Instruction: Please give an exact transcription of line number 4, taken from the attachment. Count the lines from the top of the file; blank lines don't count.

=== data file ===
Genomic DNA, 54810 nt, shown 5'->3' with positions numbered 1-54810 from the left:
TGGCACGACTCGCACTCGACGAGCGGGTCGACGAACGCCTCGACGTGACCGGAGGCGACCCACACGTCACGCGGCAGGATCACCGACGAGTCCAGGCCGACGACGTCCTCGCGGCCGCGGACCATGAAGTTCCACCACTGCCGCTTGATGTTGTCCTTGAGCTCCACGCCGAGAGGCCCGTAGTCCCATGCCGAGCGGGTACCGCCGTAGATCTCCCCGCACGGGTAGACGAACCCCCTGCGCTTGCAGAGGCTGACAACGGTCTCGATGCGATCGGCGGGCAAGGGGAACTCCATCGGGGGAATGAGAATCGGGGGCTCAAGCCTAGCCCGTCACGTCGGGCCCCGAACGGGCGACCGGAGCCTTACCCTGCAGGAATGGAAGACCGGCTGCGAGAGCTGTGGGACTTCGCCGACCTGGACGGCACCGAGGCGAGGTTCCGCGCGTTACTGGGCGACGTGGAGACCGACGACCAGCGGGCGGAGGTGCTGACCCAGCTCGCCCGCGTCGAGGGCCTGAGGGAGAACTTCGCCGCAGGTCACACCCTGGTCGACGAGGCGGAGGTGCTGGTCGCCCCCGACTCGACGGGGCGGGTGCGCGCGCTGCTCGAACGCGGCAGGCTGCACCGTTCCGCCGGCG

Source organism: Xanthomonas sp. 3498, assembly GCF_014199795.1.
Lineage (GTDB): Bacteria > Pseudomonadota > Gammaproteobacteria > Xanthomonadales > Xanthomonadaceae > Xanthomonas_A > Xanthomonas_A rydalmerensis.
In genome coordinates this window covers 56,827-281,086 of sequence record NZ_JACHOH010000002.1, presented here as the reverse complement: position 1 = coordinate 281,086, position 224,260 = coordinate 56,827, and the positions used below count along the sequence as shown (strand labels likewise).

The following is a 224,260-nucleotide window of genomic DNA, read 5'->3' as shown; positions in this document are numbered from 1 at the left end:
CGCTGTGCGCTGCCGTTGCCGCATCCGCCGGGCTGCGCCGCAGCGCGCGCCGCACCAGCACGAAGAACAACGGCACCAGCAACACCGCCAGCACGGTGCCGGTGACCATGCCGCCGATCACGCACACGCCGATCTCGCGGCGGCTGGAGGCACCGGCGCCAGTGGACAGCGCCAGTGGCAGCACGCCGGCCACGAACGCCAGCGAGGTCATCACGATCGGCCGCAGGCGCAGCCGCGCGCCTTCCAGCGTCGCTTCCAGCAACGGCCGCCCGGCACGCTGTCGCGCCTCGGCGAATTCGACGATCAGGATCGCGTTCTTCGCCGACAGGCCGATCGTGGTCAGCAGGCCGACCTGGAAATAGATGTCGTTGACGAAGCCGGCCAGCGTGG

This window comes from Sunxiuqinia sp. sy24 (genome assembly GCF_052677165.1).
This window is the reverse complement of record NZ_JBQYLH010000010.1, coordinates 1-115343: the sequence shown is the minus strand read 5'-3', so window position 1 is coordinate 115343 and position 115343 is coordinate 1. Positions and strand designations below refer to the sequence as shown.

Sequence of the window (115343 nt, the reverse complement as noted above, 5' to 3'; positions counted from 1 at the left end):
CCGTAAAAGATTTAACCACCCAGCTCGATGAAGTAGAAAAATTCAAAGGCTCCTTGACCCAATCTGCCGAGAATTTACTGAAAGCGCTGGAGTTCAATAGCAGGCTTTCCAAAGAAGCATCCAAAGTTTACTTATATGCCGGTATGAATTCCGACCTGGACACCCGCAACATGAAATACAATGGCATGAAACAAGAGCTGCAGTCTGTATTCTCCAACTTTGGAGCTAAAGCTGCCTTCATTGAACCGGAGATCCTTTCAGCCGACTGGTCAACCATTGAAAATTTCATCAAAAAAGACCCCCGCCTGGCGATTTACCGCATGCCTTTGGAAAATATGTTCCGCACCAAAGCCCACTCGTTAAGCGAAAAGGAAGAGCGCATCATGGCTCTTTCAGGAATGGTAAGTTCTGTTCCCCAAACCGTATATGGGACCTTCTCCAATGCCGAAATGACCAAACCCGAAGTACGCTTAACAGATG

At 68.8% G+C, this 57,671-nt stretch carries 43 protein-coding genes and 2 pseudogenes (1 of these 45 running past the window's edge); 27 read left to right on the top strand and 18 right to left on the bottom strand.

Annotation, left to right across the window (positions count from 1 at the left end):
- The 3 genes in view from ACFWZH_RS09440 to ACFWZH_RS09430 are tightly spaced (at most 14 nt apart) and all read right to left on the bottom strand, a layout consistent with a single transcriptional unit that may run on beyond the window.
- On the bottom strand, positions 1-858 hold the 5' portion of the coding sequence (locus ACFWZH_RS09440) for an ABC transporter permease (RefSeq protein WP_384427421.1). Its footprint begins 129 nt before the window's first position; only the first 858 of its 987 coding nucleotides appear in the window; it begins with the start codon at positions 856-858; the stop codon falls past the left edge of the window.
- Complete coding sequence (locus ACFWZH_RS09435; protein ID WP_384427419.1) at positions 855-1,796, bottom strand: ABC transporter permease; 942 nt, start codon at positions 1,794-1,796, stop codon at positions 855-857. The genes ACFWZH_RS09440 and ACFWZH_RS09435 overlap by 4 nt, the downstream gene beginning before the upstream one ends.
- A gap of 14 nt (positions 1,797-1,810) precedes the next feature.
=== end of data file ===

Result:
Lineage (GTDB): Bacteria > Pseudomonadota > Gammaproteobacteria > Xanthomonadales > Xanthomonadaceae > Xanthomonas_A > Xanthomonas_A rydalmerensis.